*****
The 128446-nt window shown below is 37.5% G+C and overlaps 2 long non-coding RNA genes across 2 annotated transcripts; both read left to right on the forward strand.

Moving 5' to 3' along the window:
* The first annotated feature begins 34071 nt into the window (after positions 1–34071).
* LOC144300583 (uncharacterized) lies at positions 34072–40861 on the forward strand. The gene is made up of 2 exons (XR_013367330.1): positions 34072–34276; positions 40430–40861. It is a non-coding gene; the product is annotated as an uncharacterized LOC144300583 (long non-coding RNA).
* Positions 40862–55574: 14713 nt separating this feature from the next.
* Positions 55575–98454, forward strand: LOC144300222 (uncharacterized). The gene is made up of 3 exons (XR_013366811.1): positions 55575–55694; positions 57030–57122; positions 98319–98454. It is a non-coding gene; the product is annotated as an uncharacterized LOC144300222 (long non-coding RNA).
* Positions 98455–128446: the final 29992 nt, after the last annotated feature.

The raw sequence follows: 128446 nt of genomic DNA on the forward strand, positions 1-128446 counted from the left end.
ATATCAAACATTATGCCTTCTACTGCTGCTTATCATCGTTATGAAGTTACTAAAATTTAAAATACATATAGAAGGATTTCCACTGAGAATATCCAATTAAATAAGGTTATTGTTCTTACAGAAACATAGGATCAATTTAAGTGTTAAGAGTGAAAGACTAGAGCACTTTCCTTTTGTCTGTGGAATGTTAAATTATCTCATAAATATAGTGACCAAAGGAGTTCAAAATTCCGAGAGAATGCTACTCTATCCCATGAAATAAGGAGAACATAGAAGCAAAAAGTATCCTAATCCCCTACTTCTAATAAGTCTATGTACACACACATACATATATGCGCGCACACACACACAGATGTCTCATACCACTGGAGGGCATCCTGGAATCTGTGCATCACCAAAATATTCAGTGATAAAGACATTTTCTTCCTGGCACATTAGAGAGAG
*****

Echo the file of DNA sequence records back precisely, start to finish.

The 128446-nt window shown below is 37.5% G+C and overlaps 2 long non-coding RNA genes across 2 annotated transcripts; both read left to right on the forward strand.

Moving 5' to 3' along the window:
* The first annotated feature begins 34071 nt into the window (after positions 1–34071).
* LOC144300583 (uncharacterized) lies at positions 34072–40861 on the forward strand. The gene is made up of 2 exons (XR_013367330.1): positions 34072–34276; positions 40430–40861. It is a non-coding gene; the product is annotated as an uncharacterized LOC144300583 (long non-coding RNA).
* Positions 40862–55574: 14713 nt separating this feature from the next.
* Positions 55575–98454, forward strand: LOC144300222 (uncharacterized). The gene is made up of 3 exons (XR_013366811.1): positions 55575–55694; positions 57030–57122; positions 98319–98454. It is a non-coding gene; the product is annotated as an uncharacterized LOC144300222 (long non-coding RNA).
* Positions 98455–128446: the final 29992 nt, after the last annotated feature.

The raw sequence follows: 128446 nt of genomic DNA on the forward strand, positions 1-128446 counted from the left end.
ATATCAAACATTATGCCTTCTACTGCTGCTTATCATCGTTATGAAGTTACTAAAATTTAAAATACATATAGAAGGATTTCCACTGAGAATATCCAATTAAATAAGGTTATTGTTCTTACAGAAACATAGGATCAATTTAAGTGTTAAGAGTGAAAGACTAGAGCACTTTCCTTTTGTCTGTGGAATGTTAAATTATCTCATAAATATAGTGACCAAAGGAGTTCAAAATTCCGAGAGAATGCTACTCTATCCCATGAAATAAGGAGAACATAGAAGCAAAAAGTATCCTAATCCCCTACTTCTAATAAGTCTATGTACACACACATACATATATGCGCGCACACACACACAGATGTCTCATACCACTGGAGGGCATCCTGGAATCTGTGCATCACCAAAATATTCAGTGATAAAGACATTTTCTTCCTGGCACATTAGAGAGAG